Spend time learning from a customer or potential customer who can articulate clearly the business challenges he or she faces, in order to discover how to improve your product, or to spot the potential for a new product or service offering. A really articulate and experienced customer can help you scope an upgrade or new launch strategy. If you wind up talking with somebody who really knows his corner of the marketplace, you may discover new markets and new, incremental revenue opportunities. Because it took the time to listen, Gigya was able to learn from us about the success we've had in identifying and creating online relationships with the emerging "young creatives" digital tribe who remain off the radar screen of most brand executives yet meet daily at http://TheConcreteJungleBook.com, at the intersection of book discussion, visual storytelling, comics, graffiti, streetart, edgy scrapbooks and mad painted poetry and art journals. In this community are the next generation of

After finding and creating relationships with customers on Twitter, and in other social media sites, give them ways and means to help evangelize your brand in socialmediaspace. On Twitter, prepare tweets that will appeal to the various constituencies you seek to influence, be sure they are easily "retweetable", and get them directly to the Twitter members who want to help you spread the word. You cannot pay for this kind of trusted, word-of-mouth referral, but you can enlist the support of these advocates. These are the people that we identified as "community captains" in oiur book, Firebrands: Building Brand Loyalty in the Internet Age by Michael Moon and Doug Millison. They usually don't want any form of payment. Instead, they derive satisfaction from helping to promote a brand they love, and from sharing their expertise and experience with other members of this brand-using community.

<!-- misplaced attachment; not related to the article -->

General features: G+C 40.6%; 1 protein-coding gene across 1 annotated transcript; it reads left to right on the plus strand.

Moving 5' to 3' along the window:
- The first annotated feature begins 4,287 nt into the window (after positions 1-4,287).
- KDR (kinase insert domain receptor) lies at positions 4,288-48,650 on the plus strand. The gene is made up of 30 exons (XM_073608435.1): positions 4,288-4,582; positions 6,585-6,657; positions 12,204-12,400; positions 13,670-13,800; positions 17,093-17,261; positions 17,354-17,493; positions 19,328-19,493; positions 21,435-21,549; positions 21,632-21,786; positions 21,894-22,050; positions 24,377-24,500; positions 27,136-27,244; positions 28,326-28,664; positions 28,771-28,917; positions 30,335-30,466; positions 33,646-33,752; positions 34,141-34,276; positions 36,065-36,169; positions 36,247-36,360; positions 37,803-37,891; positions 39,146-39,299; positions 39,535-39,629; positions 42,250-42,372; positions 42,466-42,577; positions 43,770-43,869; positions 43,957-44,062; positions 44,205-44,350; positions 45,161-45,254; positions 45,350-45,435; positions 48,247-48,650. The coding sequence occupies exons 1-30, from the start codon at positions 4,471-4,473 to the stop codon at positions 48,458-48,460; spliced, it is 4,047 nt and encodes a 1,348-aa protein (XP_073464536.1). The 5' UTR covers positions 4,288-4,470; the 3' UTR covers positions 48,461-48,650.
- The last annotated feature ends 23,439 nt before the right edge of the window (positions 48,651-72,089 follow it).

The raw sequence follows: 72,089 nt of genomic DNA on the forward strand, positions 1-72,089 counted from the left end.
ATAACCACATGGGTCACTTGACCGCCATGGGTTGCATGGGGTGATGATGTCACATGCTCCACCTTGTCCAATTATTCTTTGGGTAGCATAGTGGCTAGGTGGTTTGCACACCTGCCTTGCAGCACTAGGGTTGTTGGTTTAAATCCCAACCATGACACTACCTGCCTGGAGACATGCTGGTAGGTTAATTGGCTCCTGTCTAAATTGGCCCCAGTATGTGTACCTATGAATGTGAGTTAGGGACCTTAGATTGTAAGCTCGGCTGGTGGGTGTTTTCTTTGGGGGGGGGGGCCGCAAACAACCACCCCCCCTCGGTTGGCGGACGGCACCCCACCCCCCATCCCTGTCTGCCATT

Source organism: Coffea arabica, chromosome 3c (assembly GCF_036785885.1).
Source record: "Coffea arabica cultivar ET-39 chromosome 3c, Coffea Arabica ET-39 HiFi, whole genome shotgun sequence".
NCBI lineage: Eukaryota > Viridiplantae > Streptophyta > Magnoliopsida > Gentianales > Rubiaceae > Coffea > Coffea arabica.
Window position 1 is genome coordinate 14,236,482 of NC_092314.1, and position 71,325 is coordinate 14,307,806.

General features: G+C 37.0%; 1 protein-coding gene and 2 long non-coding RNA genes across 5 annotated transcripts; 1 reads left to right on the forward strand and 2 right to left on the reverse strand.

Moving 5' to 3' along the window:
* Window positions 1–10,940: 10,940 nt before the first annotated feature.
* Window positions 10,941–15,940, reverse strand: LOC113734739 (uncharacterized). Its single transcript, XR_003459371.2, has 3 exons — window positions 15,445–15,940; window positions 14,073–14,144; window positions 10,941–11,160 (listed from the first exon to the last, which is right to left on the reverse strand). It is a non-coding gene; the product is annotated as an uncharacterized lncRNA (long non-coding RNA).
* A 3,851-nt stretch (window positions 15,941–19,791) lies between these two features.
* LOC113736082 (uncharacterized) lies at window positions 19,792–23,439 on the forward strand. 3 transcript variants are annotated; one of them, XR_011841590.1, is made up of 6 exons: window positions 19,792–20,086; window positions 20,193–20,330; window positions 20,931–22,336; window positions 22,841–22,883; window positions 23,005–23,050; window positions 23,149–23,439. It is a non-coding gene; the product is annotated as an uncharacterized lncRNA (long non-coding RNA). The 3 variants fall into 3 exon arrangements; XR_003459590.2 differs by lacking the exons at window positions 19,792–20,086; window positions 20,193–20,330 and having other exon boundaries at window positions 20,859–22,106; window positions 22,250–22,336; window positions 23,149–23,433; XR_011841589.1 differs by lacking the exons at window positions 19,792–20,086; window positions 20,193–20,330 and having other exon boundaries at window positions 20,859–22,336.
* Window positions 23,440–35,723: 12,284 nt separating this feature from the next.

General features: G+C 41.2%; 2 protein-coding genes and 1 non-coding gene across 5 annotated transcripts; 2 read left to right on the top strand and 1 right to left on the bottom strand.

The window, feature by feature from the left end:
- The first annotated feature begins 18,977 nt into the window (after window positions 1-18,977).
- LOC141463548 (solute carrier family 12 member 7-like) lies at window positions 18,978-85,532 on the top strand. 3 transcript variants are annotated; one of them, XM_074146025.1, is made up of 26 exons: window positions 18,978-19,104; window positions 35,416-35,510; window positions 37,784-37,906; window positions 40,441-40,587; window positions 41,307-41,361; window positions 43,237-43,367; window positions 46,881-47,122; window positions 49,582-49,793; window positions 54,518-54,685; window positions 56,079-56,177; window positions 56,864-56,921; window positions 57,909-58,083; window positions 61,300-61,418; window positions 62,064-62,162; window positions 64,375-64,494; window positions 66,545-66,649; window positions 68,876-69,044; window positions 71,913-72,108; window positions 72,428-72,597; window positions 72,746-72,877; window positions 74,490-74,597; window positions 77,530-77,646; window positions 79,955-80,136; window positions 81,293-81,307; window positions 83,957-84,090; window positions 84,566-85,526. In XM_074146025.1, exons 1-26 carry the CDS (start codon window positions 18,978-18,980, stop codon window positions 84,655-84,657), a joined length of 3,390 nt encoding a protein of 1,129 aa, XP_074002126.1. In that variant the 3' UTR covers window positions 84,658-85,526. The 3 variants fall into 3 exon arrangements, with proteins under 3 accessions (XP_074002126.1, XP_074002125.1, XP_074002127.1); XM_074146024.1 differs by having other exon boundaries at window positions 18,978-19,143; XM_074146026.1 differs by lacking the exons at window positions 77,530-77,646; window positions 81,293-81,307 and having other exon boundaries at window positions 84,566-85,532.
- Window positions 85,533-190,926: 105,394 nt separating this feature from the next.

Accompany your customers, partners, allies, and detractors, in all the social media spaces in which they act. Gradually, a brand vendor can thus enmesh itself with a thriving community of human beings who will help find new markets and profit possibilities, and who will proactively work to build brand loyalty in socialmediaspace.

Our efforts in recent weeks at Twitter, Facebook, Flickr, and http://TheConcreteJungleBook.com have resulted in a virtual community that numbers more than 3,000 people who claim a relationship with our company, our book, or the characters in our book. This group includes many of the next generation of Web architects, tool builders, and content creators. Many of these individuals are actively evangelizing our project, helping us build our brand, bringing more potential customers to us, spreading the word about what we're doing and why it matters. Given our situation as a small start-up company, self-funded, on a shoestring, a wing, and a prayer, we have been happily surprised at the way these and other social media sites have helped us develop a brand reach far beyond what we expected at this point in our history.

Thank you for your kind attention.

All feedback welcome, Comments open!